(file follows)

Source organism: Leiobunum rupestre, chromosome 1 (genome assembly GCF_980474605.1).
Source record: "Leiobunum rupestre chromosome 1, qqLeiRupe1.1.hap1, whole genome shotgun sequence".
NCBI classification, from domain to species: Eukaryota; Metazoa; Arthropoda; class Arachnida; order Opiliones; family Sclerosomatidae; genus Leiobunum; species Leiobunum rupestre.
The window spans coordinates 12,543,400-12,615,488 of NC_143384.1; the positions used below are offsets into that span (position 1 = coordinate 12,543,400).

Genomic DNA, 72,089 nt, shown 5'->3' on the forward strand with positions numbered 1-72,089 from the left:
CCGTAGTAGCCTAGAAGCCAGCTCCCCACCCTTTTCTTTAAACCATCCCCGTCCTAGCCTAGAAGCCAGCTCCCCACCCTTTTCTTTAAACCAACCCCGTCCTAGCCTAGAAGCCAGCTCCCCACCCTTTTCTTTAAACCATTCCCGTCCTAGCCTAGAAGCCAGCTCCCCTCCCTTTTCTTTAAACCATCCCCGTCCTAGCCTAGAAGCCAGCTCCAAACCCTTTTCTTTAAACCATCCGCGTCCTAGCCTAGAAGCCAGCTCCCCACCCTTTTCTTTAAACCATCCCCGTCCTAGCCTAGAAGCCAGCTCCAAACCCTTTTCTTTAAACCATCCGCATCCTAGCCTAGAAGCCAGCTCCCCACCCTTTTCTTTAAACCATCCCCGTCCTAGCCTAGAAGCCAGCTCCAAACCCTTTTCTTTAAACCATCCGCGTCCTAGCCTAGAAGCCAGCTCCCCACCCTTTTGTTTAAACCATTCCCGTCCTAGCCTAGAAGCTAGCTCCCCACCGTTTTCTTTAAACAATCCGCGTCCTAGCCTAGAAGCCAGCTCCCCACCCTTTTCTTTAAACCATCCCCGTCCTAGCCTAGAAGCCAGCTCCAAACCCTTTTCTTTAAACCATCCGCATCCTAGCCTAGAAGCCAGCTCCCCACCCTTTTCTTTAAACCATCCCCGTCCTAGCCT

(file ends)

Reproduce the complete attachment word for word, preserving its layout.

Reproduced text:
Source organism: Leiobunum rupestre, chromosome 1 (genome assembly GCF_980474605.1).
Source record: "Leiobunum rupestre chromosome 1, qqLeiRupe1.1.hap1, whole genome shotgun sequence".
NCBI classification, from domain to species: Eukaryota; Metazoa; Arthropoda; class Arachnida; order Opiliones; family Sclerosomatidae; genus Leiobunum; species Leiobunum rupestre.
The window spans coordinates 12,543,400-12,615,488 of NC_143384.1; the positions used below are offsets into that span (position 1 = coordinate 12,543,400).

Genomic DNA, 72,089 nt, shown 5'->3' on the forward strand with positions numbered 1-72,089 from the left:
CCGTAGTAGCCTAGAAGCCAGCTCCCCACCCTTTTCTTTAAACCATCCCCGTCCTAGCCTAGAAGCCAGCTCCCCACCCTTTTCTTTAAACCAACCCCGTCCTAGCCTAGAAGCCAGCTCCCCACCCTTTTCTTTAAACCATTCCCGTCCTAGCCTAGAAGCCAGCTCCCCTCCCTTTTCTTTAAACCATCCCCGTCCTAGCCTAGAAGCCAGCTCCAAACCCTTTTCTTTAAACCATCCGCGTCCTAGCCTAGAAGCCAGCTCCCCACCCTTTTCTTTAAACCATCCCCGTCCTAGCCTAGAAGCCAGCTCCAAACCCTTTTCTTTAAACCATCCGCATCCTAGCCTAGAAGCCAGCTCCCCACCCTTTTCTTTAAACCATCCCCGTCCTAGCCTAGAAGCCAGCTCCAAACCCTTTTCTTTAAACCATCCGCGTCCTAGCCTAGAAGCCAGCTCCCCACCCTTTTGTTTAAACCATTCCCGTCCTAGCCTAGAAGCTAGCTCCCCACCGTTTTCTTTAAACAATCCGCGTCCTAGCCTAGAAGCCAGCTCCCCACCCTTTTCTTTAAACCATCCCCGTCCTAGCCTAGAAGCCAGCTCCAAACCCTTTTCTTTAAACCATCCGCATCCTAGCCTAGAAGCCAGCTCCCCACCCTTTTCTTTAAACCATCCCCGTCCTAGCCT